Read our CCIV Guide for the latest insights on the new regime



Developers beware: material changes to off the plan contracts

A recent case sends a warning to developers that variances of less than 5 percent in area of off the plan lots can be a material prejudice.

When entering off the plan contracts, it is commonly accepted by developers and buyers that a variation of 5 percent or less in area does not materially affect the lot sold. However, the recent Victorian Supreme Court decision in Burger v Longboat Holdings Group2 Pty Ltd (Burger) challenges this concept with the Court finding a reduction in size allowed the buyers to terminate their contract.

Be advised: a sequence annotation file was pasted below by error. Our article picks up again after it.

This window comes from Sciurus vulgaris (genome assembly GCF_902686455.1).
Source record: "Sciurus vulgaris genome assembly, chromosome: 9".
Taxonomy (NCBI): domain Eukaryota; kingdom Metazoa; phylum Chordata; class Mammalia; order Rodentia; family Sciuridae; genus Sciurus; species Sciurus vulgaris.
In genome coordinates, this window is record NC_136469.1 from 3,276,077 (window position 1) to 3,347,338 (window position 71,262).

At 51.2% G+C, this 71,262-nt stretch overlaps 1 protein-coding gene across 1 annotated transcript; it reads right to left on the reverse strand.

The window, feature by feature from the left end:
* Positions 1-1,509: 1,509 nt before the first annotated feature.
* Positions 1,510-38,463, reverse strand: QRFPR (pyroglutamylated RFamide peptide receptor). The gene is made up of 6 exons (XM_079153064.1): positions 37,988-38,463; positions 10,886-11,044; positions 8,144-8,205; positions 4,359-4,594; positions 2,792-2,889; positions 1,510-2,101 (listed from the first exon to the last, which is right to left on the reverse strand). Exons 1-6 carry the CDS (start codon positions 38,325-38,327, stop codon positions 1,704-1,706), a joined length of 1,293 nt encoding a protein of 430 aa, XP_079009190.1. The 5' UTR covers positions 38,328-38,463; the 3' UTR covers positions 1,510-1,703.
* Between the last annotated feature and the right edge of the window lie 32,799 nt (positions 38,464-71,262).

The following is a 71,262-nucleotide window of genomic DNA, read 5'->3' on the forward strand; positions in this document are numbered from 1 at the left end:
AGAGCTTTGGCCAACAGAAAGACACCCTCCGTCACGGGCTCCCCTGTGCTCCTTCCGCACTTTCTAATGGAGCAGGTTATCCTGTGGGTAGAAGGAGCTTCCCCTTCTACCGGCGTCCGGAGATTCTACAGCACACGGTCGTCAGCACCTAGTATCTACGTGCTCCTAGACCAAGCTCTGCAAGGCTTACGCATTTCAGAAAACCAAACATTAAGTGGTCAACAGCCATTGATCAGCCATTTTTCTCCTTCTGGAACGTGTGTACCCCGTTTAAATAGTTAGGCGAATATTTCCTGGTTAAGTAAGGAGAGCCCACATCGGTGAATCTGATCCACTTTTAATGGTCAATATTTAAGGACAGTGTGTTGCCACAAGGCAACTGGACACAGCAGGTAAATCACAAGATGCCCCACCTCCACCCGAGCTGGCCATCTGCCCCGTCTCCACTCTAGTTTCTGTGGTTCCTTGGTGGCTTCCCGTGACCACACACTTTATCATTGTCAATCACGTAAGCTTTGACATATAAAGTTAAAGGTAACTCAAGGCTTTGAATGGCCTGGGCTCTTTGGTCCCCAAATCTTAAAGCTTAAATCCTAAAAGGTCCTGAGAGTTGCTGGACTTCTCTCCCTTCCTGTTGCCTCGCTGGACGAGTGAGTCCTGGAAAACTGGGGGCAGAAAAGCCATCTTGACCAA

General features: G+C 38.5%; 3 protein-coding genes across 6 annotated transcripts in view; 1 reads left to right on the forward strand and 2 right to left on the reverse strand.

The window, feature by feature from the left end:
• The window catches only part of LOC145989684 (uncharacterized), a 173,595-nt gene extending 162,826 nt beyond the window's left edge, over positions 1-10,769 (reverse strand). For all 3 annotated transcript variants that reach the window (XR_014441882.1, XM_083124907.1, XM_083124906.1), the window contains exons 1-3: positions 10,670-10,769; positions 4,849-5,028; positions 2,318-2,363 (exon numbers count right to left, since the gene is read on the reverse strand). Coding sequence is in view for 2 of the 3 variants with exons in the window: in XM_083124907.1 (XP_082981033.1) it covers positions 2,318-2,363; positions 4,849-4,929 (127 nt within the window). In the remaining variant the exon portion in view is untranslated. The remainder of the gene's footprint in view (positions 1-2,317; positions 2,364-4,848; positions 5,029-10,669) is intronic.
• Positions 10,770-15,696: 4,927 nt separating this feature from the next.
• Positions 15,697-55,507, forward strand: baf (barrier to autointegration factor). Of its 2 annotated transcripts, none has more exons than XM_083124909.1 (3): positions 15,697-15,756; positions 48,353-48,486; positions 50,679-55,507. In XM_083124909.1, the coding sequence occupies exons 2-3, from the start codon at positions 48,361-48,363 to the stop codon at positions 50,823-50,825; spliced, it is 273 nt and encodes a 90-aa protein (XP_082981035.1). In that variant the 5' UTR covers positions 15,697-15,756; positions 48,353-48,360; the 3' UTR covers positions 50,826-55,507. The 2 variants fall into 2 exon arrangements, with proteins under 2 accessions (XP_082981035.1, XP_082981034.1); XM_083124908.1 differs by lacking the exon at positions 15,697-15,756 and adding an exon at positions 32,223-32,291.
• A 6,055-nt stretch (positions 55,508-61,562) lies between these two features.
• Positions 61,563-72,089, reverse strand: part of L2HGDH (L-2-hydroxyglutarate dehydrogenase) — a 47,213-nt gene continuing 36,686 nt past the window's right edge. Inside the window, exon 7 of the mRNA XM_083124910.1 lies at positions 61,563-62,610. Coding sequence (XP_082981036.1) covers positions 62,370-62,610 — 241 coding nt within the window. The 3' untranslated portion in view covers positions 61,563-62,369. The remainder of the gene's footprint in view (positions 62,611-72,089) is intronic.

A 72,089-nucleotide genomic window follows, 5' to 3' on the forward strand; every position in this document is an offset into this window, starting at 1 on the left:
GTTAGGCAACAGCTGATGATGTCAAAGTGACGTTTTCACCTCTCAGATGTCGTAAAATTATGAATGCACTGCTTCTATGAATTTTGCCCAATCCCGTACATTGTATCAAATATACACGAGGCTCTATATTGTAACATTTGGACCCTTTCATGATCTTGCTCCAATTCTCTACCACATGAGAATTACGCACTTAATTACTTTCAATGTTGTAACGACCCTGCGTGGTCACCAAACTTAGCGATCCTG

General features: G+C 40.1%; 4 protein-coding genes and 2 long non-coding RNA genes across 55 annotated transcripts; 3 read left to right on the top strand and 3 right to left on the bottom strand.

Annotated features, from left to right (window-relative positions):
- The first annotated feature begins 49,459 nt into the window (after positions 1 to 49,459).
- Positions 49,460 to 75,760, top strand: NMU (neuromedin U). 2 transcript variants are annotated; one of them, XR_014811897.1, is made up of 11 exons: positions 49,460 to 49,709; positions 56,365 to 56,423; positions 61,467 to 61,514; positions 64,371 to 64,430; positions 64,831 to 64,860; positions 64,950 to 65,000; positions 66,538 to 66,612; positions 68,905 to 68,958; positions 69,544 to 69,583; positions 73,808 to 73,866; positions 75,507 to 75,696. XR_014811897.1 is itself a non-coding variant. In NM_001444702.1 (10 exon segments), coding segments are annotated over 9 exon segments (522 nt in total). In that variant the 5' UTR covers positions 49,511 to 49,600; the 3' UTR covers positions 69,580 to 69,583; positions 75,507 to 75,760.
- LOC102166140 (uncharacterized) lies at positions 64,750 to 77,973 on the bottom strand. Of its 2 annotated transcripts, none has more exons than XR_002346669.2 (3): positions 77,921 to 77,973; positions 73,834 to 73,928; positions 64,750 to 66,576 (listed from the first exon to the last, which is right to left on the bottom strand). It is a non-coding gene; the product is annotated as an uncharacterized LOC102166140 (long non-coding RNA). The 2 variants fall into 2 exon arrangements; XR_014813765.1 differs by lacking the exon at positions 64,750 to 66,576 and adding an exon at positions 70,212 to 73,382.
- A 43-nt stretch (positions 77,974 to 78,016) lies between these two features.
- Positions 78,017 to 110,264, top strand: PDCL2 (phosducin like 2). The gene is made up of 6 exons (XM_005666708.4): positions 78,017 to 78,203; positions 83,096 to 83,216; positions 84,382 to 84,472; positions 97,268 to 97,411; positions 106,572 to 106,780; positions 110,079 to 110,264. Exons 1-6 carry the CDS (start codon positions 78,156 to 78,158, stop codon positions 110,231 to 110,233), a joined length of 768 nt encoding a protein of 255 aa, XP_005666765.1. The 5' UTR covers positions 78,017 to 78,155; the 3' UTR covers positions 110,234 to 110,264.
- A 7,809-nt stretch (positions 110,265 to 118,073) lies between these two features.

What does this case mean for the future of the 5 percent tolerance clause in off the plan contracts? 

A cautionary tale

Whilst this case was heard in Victoria, it does serve as a cautionary tale about developers’ disclosure obligations and highlights that despite contract terms to the contrary, a variation of less than 5 percent may be material and give rise to a buyer being able to rescind their contract or claim compensation.

In Queensland, the Body Corporate and Community Management Act permits a buyer to terminate a contract within 21 days of receiving notification of changes in the disclosure statement given prior to entering the contract if they would be materially prejudiced by the changes. 

In New South Wales, buyers have a right to rescind contracts or make a claim for compensation under the Conveyancing Act if material changes are made to documents forming part of the disclosure statement. 

In Victoria, the Sales of Land Act permits rescission of an off the plan contract by the buyer within 14 days of being advised by the seller of an amendment to the plan of subdivision which will materially affect the lot to which the contract relates.